From the above estimation and assumptions, it is evident that John’s enterprise is in a position to generate positive cash flows during the five years of forecasting. Besides, the cash flows are increasing over the years.

Tools for evaluation

Project managers should carry out financial analysis on capital investments. This is necessary because capital investments require a large amount of initial capital outlay. Secondly, the benefits from capital investments flow in for a long period. Thirdly, capital investment decisions in most cases deal with an organization’s optimal capital structure that is, in terms sourcing for funds either of debt and equity (Brigham & Joel 2009). Therefore, analysis of the project should be done before requesting for funds because these projects are irreversible. Finally, capital is a limited resource. Organizations and even nations lack adequate resources to invest in all projects. Therefore, it is necessary to appraise all feasible projects. Resources should be dedicated to ventures with high returns (Callan & Thomas 2010).

Net present value

The net present value method will involve selection of a rate acceptable to the management or that equals the cost of finance. If the NPV is positive, the decision should be to invest in the project but if negative, the decision should be to avoid the project. The present value of cash inflows of the project amounts to $160,038.53 and the estimated initial capital is $73,654.08. It is evident that the present value exceeds the initial cost of investment by $86,384.45. This indicates that the owner will obtain positive returns from the project. Thus, based on this approach we can deduce that the business is viable and worth pursuing.

Internal rate of return

IRR is a tool of capital budgeting that give the discount rate that equates the present value of cost to the present value of benefits. Basically, it is the discount rate at which the net present value of the project is zero. Interpolation will be used to estimate the value of IRR. A project is accepted when the internal rate of return is greater that the required rate of return. From the calculations carried out, the internal rate of return for the project is very high, at 37.85%. This can be attributed to low initial investment cost and low required rate of return. The value is greater than the discount rate of 5% thus, the project is viable.

Discounted payback period

The capital decision analysis tool gives the duration of time that the business will take to recover the initial cost of investment. This tool of analysis is significant for ranking of projects or for assessing projects high risk projects. In such projects, the investors require return within a short duration. A project with a shorter payback period is often preferred.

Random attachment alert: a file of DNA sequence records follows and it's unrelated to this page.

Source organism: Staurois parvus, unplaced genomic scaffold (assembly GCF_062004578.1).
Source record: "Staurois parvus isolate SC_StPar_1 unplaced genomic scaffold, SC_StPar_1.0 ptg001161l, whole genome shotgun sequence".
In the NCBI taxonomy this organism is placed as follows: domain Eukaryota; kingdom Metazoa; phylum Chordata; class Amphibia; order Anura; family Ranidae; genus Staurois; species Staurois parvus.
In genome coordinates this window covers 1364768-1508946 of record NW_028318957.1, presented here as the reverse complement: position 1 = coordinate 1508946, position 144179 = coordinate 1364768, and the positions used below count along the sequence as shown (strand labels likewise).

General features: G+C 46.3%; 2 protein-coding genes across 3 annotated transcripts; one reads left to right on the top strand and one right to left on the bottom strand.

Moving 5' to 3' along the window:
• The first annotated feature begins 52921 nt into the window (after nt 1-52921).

Discounted payback period = Present value of cash inflows / initial investment

= $160,038.53 / $73,654.08

= 2 years and 2 months

Sensitivity analysis

Sensitivity analysis is carried out to ascertain how profitability of the company changes when certain variables such as the price of the commodity, cost of production or operating expenses changes. It is important to find out the key factors that affect profitability of the business. Sensitivity analysis helps in assessing how profitability will change in a worst case and a best case scenario (Haber 2004). In conducting a sensitivity analysis, sales levels can be up-scaled by increasing product prices. To ascertain a desired NPV, prices can be adjusted upward. Marketing strategies should therefore, be formulated to support the ascertainment of the desired NPV level. The sensitivity test conducted assumed that all other items remained constant but the product’s selling price that was increased to $165 per kg. The present value of the project presented a notable increase as compared to its value when products were selling at $160 per kg. Further, the NPV is zero at a discount rate of 37.85%.

Ratio analysis

Financial analysis is an economic tool that involves the use of financial statement items in identifying the company’s financial performance by comparing the items in the balance sheet and profit and loss. Examples of ratios are liquidity ratios, profitability ratios, gearing ratios, efficiency ratios, growth and valuation ratios, and turnover ratios. For example, using turnover ratio, stock holding period measures the number of times stock is turned into sales. In other words, it measures the level of sales in a given period. To reduce the stock holding period (increase sales), suitable promotional activities should be developed (Holmes & Sugden 2008). Return on capital employed will be used to estimate the profitability of the company.

1 2 3 4 5
PAT 471.76 40,966.49 45,063.14 49,569.45 54,526.40
Capital employed 73654.08 73,654.08 73,654.08 73,654.08 73,654.08
ROCE 0.64% 55.62% 61.18% 67.30% 74.03%

From the table above, it is evident that the profitability of the company is high and increasing over the five year period. Return on capital employed was relatively low in the first year because of the investments. The graph below shows the trend of ROCE over the period.